Dashboard cameras, or “dash cams,” are becoming more and more popular, which means that there’s an ever-growing range of products on the market. The rearview mirror-mounted version probably remains the favorite, for several reasons.
Thanks to a convenient placement that doesn’t impair visibility, this kind of dash cam doesn’t cause any legal issues – it simply fills in the space normally occupied by your vehicle’s standard rearview mirror. They are also typically easy to install and difficult for potential thieves to identify, since they blend in with your car’s factory appearance.
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A Buyer’s Guide for Rearview Mirror Dash Cams
First, let’s begin by identifying the dash cam’s basic attributes. Then we can determine which one is the best buy.
Dashboard cameras are usually installed inside your car, directed through the windshield. Most dash cams film regardless of whether the car is in motion or parked, and can be controlled through an application that is accessible via personal computer or smartphone.
When it comes to purchasing a dash cam, you’ll likely want to find one that is easy to install, simple to operate, and records what you want it to. Beyond that, there are many more advanced features that you might want to think about.
But with all the options and features that dashboard cameras offer, finding the one that’s right for you can seem overwhelming. To help you narrow things down, there are five key factors to think about that will narrow the range of your search.
Quality of the Image
Image quality is perhaps the most important factor to consider when perusing available dash cams, and it does vary significantly depending on the model. You’ll likely want one with a resolution of 1080 pixels to ensure that you will be able to make out faces and license plates on the recordings.
Another important attribute you’ll probably want to look for is a glass lens, which will function well under both high and low lighting conditions. Be advised, when it comes to cameras, quality and cost tend to be closely related, so a high resolution image at all hours of the day and night likely won’t come cheap.
As your camera is going to be in motion with the rest of the car (and fender benders do happen), a fragile dashboard camera is the last thing you want.
That’s especially true if you’re considering an externally mounted camera, which may be affected by inclement weather as well as traffic conditions and road wear and tear. Fortunately, many dash cams are waterproof and/or shock resistant. Think about where the camera is going to be mounted and what type of driving conditions it will be subject to before you make a decision about what features are worth paying for or not.
Ease of Operation
Certain rearview mirror dashboard cameras can do all sorts of tricks. Do you want one that can rotate to change its field of vision? How about one that that zoom in and out? Or automatically take snap shots after a certain interval of time has passed?
Maybe you just want something that will reliably record what happens in front of the vehicle without any hassles. You can buy a dash cam that is user friendly, or that has all sorts of complex functionalities. These two options are usually on opposite ends of the spectrum. It’s up to you to decide where yours will fall.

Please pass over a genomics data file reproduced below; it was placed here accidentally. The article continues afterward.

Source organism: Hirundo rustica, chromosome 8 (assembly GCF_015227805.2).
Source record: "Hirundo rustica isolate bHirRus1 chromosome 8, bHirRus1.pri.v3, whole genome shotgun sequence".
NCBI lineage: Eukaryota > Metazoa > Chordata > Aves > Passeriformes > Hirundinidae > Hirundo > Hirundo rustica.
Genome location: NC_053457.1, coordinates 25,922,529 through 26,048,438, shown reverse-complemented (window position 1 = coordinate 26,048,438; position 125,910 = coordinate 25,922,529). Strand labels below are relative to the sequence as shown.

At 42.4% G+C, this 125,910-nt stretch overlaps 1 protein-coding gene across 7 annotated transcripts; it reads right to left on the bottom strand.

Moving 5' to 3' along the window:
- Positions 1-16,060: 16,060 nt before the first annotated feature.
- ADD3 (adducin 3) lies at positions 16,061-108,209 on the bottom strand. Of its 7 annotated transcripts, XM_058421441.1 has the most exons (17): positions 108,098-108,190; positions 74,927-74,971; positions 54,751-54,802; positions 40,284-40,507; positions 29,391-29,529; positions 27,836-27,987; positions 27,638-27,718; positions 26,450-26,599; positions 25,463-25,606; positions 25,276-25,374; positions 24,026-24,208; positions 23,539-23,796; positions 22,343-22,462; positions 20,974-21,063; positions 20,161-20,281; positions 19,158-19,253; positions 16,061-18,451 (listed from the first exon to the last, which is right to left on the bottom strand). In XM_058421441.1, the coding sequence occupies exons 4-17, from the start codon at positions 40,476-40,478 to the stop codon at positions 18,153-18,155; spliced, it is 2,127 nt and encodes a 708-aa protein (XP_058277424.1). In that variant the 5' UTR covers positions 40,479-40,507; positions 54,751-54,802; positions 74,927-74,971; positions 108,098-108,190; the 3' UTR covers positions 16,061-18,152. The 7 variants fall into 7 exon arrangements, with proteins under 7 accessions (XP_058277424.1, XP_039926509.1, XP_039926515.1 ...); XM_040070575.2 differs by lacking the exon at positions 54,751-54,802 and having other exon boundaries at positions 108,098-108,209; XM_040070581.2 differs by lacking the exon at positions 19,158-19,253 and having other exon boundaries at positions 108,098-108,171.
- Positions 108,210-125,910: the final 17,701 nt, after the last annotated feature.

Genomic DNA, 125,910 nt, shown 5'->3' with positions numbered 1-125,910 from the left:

Besides filming and recording, what else can dashboard cameras do? You might be surprised. Some have Wi-Fi connectivity that allows them to communicate with your cell phone, voice control technology so you can tell them when to start or stop recording, and GPS antennae that allow them to take over navigation duties for your phone.
They can also precisely document your vehicle’s speed over any trajectory or period of time. That might come in handy if you find yourself saddled with an unjust traffic violation… or need to provide an alibi?
Finally, you should probably set some limits on how much you want to spend. Rearview mirror dash cams can cost less than 50 bucks or as much as several hundred dollars.
If you’re just looking for a simple, every day workhorse that records in one direction, there are many reasonably priced options out there. If you want all the latest bells and whistles and are ready to pay for them, there are some really impressive (and expensive) gadgets on the market, too. Do yourself a favor and jot down your price range early on in the buying process, then stick to it.
How Do I Emplace My Rearview Mirror Dashboard Camera?
All of the products listed here arrive with easy-to-understand instructions to walk you through the dash cam installation process. In most cases, you could probably get along without them. All you’ll really need is a power source to plug into, usually your vehicle’s auxiliary power outlet (a.k.a. the cigarette lighter socket). But be careful to avoid obstructing your field of vision with the power cable.
Just How Much Does a Rearview Mirror Dashboard Camera Usually Cost?
As was mentioned earlier, dash cams can vary widely in terms of price, depending on the complexity and functionality of the model. If you’re looking for a good product at a reasonable price, there are plenty of excellent options listed on this page in the $60 to $120 price range.
Does My Dash Cam Record Even When the Ignition is Turned Off?
Some do, and some do not. For your dashboard camera to be able to film while the vehicle is not running, it will need to be connected to the car’s battery. This is a special feature that usually involves a more complex installation and is not available on many of the more affordable dash cam models.
Now that you have a better idea of what rearview mirror-mounted dashboard camera options you have to choose from, it’s time to pick out the model with the capabilities and price tag that are right for you. The sooner you do, the less time your car will be without this high tech layer of protection.